Which was received with the usual Ceremony.

 

        SOON after the Commissioners and Indians departed from the Court-House Chamber.

 

 

In the COURT-HOUSE at Lancaster, June 30, 1744. P. M.

 

        THE honourable the Commissioners ordered Mr. Weiser to tell the Indians that a Deed, releasing all their Claim and Title to certain Lands lying in the Province of Maryland, which by them was agreed to be given and executed for the Use of the Lord Baron of Baltimore, Lord Proprietary of that Province, was now on the Table, and Seals ready fixed thereto. The Interpreter acquainted them therewith as desired, and then gave the Deed to Canassatego, the Speaker, who made his Mark, and put his Seal, and delivered it; after which, thirteen other Chiefs or Sachims of the Six Nations executed it in the same Manner, in the Presence of the honourable the Commissioners of Virginia, and divers other Gentlemen of that Colony, and of the Provinces of Pennsylvania and Maryland.

 


PART III. VIRGINIA

 

In the COURT-HOUSE at Lancaster, June 27, 1744. A. M.

 

The Commissioners of Virginia ordered the Interpreter to let the Indians know the Governor of Virginia was going to speak to them, and they spoke as follows:

 

                Sachims and Warriors of the Six United Nations, our Friends and Brethren,

AT our Desire the Governor of Pennsylvania invited you to this Council Fire; we have waited a long Time for you, but now you are come, you are heartily welcome; we are very glad to see you; we give you this String of Wampum.

Which was received with their usual Approbation.

 

        TELL us what Nations of Indians you conquered any Lands from in Virginia, how long it is since, and what Possession you have had; and if it does appear, that there is any Land on the Borders of Virginia that the Six Nations have a Right to, we are willing to make you Satisfaction.

 

Then laid down a String of Wampum, which was accepted with the usual Ceremony, and then added,

 

        WE have a Chest of new Goods, and the Key is in our Pockets. You are our Brethren; the Great King is our common Father, and we will live with you, as Children ought to do, in Peace and Love.

 

        WE will brighten the Chain, and strengthen the Union between us; so that we shall never be divided, but remain Friends and Brethren as long as the Sun gives Light; in Confirmation whereof, we give you this Belt of Wampum.

Which was received with the usual Ceremony.

 

TACHANOOTIA replied:

                Brother Assaragoa,

        You have made a good Speech to us, which is very agreeable, and for which we return you our Thanks. We shall be able to give you an Answer to every Part of it some Time this Afternoon, and we will let you know when we are ready.

 

 

In the COURT-HOUSE at Lancaster, June 27, 1744. P. M.

 

TACHANOONTIA spoke as follows:

 

                Brother Assaragoa,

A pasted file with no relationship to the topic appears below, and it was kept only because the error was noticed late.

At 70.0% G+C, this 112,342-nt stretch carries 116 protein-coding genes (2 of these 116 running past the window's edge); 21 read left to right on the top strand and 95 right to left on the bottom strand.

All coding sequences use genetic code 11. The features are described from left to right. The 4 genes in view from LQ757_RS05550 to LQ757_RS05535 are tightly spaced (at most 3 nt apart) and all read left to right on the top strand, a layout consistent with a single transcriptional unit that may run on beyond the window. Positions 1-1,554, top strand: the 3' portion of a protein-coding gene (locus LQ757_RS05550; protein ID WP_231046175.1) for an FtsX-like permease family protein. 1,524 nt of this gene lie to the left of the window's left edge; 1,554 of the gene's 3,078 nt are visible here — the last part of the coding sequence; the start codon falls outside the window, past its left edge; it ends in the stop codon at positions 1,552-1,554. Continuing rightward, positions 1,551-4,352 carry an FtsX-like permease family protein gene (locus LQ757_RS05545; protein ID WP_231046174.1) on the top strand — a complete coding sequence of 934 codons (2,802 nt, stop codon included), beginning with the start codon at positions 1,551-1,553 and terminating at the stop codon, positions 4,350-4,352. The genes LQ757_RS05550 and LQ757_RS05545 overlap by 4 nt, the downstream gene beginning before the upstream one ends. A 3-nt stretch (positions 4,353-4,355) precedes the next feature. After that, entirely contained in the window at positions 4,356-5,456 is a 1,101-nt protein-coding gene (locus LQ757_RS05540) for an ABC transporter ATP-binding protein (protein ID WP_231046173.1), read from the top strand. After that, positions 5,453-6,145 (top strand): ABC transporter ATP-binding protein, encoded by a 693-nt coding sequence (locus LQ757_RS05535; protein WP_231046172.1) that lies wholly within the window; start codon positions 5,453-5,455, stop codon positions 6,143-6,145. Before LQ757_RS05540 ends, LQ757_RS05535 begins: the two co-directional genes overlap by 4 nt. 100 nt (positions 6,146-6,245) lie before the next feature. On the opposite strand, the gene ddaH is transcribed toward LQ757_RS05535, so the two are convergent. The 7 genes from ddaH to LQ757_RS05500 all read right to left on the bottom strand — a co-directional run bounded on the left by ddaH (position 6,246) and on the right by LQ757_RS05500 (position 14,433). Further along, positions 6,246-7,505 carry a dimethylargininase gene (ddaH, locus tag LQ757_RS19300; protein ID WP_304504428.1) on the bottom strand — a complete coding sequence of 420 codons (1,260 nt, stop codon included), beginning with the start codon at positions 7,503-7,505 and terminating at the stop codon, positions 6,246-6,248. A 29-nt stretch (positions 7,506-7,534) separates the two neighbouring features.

SINCE you have joined with the Governor of Maryland and Brother Onas in kindling this Fire, we gladly acknowledge the Pleasure we have is seeing you here, and observing your good Dispositions as well to confirm the Treaties of Friendship, as to enter into further Contracts about Land with us; and, in Token of our Satisfaction, we present you with this String of Wampum.

Which was received with the usual Ceremonies.

 

                Brother Assaragoa,

        YOU desire to know if we have any Right to the Virginia Lands, and that we will make such Right appear, and tell you what Nations of Indians we conquered those Lands from.

 

        NOW we answer, We have the Right of Conquest, a Right too dearly purchased, and which cost us too much Blood, to give up without any Reason at all, as you say we have done at Albany; but we should be obliged to you, if you would let us see the Letter, and inform us who was the Interpreter, and whose Names are put to that Letter; for as the whole Transaction cannot be above a Year’s standing, it must be fresh in every Body’s Memory, and some of our Council would easily remember it; but we assure you, and are well able to prove, that neither we, nor any Part of us, have ever relinquished our Right, or ever gave such an Answer as you say is mentioned in your Letter. Could we, so few Years ago, make a formal Demand, by James Logan, and not be sensible of our Right?[5] And hath any thing happened since that Time to make us less sensible? No; and as this Matter can be easily cleared up, we are anxious it should be done; for we are positive no such thing was ever mentioned to us at Onandago, nor any where else. All the World knows we conquered the several Nations living on Sasquahanna, Cohongoronta, and on the Back of the Great Mountains in Virginia: the Conoy-uch-such-roona, Coch-now-was-roonan, Tohoa-irough-roonan, and Connutskin-ough-roonaw, feel the Effects of our Conquests, being now a Part of our Nations, and their Lands at our Disposal. We know very well, it hath often been said by the Virginians, that the Great King of ENGLAND, and the People of that Colony, conquered the Indians who lived there, but it is not true. We will allow they have conquered the Sachdagugbroonaw, and drove back the Tuscarroraws, and that they have, on that Account, a Right to some Part of Virginia; but as to what lies beyond the Mountains, we conquered the Nations residing there, and that Land, if the Virginians ever get a good Right to it, it must be by us; and in Testimony of the Truth of our Answer to this Part of your Speech, we give you this String of Wampum.